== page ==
Banning may also be speaking for many other printers when he observes that United Printing + Mailing isn’t performing as much creative work for customers as it used to, that task having been reclaimed by the customers themselves.
The company’s automotive customer gets to do this by selecting “amenities” within the layouts presented by the W2P solution, which generates a proof and a print-ready file once everything is satisfactory.
Because the heart of W2P is software, integration with a printer’s existing systems and resources will be necessary. In the cases described here, the W2P solutions mesh to various extents with the plants’ MIS, estimating and production routines. Benson says that, at his company, the integration of the W2P workflow is total: “We even collect the sales tax.”
In Benson’s view, true integration isn’t achieved unless the e-commerce storefront is part of a holistic “technology stack” that also combines MIS, accounting, cross-media marketing and business intelligence (BI) reporting. To reap the full benefit of the latter, users must be able to access the stack via single sign-on (SSO) to all of its components.
“Trying to manage multiple platforms inherently erodes the ability to have BI at your fingertips,” Benson says. “Pulling data from various systems and dropping it into Excel is not BI.”
In no case did getting the solution up and running fail to go as planned. In fact, the technology has advanced to a point where achieving success with it may be more about people than it is about programming.
Absolutely necessary, points out Benson, is management support for W2P from the top of the organization down. Maul believes the most critical element is persuading customers to train their personnel to fully utilize what the system has to offer them.
No matter how richly featured a W2P solution is, it can’t live up to its potential if people don’t know what it can do. “It’s the only time we’ve seen it fail,” Maul says.
Reward Is Recurring Revenue Stream
But, when W2P and online storefront workflows work, they can pay off handsomely. Given that e-commerce connections also give customers an easy way to reorder, the income from these transactions, as Matchinsky puts it, “is the closest thing to recurring revenue” that a printer will see. Maul agrees that ease of use “strengthens our rapport with our clients,” encouraging them to purchase more.
Benson Integrated Marketing Solutions has a clear yardstick for the return on its investment in W2P: sales per employee. The figure is twice as high for online accounts as it is for off-line, non-automated orders.
That’s not the only revenue opportunity that W2P has made possible, according to Benson. The fees his company charges users for special services, such as custom portal setup and business intelligence reporting, help to offset the cost of operating the solution. Reprising his Amazon analogy, Benson likens the fees to the premium that millions of online shoppers are willing to pay for the helpful extra features of Amazon Prime.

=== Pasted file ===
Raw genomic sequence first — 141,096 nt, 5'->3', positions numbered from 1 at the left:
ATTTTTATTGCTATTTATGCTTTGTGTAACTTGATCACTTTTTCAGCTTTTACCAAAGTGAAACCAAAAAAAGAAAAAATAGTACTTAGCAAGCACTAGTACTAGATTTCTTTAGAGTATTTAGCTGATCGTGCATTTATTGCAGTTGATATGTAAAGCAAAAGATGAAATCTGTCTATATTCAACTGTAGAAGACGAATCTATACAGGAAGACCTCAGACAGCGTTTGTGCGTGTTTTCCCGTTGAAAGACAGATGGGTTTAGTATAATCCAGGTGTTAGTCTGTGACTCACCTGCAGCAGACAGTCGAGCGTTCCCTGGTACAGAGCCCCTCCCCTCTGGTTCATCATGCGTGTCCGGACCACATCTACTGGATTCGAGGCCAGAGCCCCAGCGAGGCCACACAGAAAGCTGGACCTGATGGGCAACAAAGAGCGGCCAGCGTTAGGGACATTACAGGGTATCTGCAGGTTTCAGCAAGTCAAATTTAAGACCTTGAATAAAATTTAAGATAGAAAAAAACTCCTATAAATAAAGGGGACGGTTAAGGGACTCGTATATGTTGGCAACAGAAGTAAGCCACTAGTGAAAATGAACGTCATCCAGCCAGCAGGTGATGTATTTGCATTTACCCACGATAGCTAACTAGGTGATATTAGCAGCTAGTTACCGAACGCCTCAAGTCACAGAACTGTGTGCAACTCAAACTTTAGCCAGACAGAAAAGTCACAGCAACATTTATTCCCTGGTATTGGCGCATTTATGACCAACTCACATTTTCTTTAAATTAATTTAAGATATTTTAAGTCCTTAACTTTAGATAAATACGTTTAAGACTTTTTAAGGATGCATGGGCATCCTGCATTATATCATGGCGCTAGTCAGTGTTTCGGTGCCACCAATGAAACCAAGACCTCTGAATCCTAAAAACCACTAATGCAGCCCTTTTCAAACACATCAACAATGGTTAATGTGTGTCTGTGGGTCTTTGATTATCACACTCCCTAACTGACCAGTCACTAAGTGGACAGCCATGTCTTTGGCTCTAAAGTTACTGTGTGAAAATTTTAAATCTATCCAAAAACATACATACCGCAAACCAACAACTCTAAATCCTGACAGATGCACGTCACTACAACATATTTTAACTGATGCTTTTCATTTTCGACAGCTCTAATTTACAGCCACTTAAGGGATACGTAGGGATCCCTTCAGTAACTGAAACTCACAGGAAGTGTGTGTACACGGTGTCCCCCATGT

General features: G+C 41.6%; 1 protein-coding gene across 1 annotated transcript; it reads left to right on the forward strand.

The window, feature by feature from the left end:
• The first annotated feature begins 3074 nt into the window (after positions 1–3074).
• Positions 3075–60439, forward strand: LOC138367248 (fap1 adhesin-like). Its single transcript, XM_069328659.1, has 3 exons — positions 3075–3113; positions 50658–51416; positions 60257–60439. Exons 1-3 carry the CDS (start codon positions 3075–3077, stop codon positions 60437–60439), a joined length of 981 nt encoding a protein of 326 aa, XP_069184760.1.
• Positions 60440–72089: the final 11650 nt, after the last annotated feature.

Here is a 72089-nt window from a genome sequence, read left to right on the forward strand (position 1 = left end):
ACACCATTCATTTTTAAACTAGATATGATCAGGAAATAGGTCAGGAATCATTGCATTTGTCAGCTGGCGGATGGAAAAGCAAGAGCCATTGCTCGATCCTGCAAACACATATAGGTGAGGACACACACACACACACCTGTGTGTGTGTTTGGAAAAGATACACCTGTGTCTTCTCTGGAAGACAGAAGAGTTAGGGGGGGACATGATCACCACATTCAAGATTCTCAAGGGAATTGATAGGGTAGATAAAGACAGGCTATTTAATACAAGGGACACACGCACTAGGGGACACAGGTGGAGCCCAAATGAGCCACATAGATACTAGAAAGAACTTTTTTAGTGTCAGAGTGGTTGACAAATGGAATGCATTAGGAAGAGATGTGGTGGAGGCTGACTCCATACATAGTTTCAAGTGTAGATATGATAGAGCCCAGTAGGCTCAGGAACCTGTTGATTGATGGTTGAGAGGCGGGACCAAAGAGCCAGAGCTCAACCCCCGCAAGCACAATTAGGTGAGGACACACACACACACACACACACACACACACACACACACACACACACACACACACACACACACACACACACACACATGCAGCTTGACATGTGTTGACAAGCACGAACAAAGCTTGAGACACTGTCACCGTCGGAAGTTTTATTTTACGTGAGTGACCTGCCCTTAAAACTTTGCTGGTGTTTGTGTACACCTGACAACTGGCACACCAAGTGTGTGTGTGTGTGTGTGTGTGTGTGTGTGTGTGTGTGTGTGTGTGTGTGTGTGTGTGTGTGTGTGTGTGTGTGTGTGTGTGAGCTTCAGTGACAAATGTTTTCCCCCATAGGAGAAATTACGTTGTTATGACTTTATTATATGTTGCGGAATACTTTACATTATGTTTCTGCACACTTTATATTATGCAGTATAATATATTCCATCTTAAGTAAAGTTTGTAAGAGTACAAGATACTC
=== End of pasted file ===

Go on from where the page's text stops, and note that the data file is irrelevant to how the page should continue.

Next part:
That is one indication of the “stickiness” that W2P can add to a printing company’s account relationships: the perception of customer care that makes clients reluctant to take their business to other providers.
Matchinsky says that the volume coming into BCT Southwest via W2P represents “our safest, most profitable work.” Daniels notes that when Artizen Print clients have their “Wow, we can do this!” moment upon trying W2P, the one-stop shopping opportunity also becomes clear. “They don’t want to send stuff everywhere,” he says.
Maul, however, cautions that in trying to make their customers stickier with W2P, printers should take care that they don’t leave them feeling that they’re being locked in. She says printers must also remember that customer requirements can change quickly and that a W2P solution incapable of keeping up with them won’t inspire much loyalty.
Web-to-Nowhere? Don’t Go There
These seasoned W2P users have practical advice for printers exploring the technology for the first time. Noting that all online procurement systems are not created equal and that none of them are perfect, Benson says a distinction exists between “Web-to-print” solutions that truly connect printers to customers and “Web-to-nowhere” solutions that fail to.
Make sure your accounting system will be integrable with the solution you intend to install, advises Matchinsky. Daniels recommends assigning responsibility for W2P to “somebody who understands print and the Web, and that may be two different people.”
As for selecting the right software, Banning observes that while there are a few W2P solutions that “everybody knows about,” these packages can be expensive and laden with features that a shop might not necessarily need. In any case, warns Daniels, “if a software company promises the moon, stay away.”
Web-to-print won’t be an out-of-the-box cure-all for printing companies that aren’t working efficiently with the systems and equipment they already have. Even for companies that are well-prepared, tweaking a W2P solution to full functionality and winning customer acceptance for it can be, as Maul says, “a long and arduous process.”
But, given what W2P can accomplish when correctly implemented, there’s no arguing with Banning’s assertion that “it’s a necessary component of business today.”
Patrick Henry is the director of Liberty or Death Communications. He is also a former Senior Editor at NAPCO Media and long time industry veteran.